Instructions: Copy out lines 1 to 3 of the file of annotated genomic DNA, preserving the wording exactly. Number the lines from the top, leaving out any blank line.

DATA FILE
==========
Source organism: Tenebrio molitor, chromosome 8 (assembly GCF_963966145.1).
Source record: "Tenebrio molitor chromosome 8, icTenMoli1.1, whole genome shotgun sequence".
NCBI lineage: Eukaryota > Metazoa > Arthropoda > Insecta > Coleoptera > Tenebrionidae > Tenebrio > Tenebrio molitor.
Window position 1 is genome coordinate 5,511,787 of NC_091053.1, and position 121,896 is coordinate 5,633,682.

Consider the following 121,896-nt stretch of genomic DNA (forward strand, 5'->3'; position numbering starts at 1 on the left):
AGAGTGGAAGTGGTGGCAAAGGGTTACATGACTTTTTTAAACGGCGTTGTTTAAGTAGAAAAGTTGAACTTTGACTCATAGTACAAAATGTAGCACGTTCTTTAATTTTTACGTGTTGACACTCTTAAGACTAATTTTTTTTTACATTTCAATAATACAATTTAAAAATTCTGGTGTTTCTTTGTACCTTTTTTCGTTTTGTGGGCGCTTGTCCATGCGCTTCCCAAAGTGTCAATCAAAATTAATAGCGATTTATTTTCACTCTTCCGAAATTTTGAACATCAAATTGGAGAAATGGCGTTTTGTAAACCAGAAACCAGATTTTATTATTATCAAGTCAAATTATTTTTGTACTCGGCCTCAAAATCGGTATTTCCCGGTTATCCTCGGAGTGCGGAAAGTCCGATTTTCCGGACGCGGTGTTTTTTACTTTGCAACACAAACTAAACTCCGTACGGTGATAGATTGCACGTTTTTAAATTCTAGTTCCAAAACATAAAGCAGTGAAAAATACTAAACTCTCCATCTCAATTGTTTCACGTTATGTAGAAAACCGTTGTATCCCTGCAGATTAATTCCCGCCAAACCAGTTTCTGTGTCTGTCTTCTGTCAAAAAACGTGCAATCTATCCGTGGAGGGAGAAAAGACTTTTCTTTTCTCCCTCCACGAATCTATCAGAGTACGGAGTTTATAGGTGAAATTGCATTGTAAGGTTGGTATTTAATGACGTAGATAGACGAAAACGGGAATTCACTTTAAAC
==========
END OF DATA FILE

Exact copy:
Source organism: Tenebrio molitor, chromosome 8 (assembly GCF_963966145.1).
Source record: "Tenebrio molitor chromosome 8, icTenMoli1.1, whole genome shotgun sequence".
NCBI lineage: Eukaryota > Metazoa > Arthropoda > Insecta > Coleoptera > Tenebrionidae > Tenebrio > Tenebrio molitor.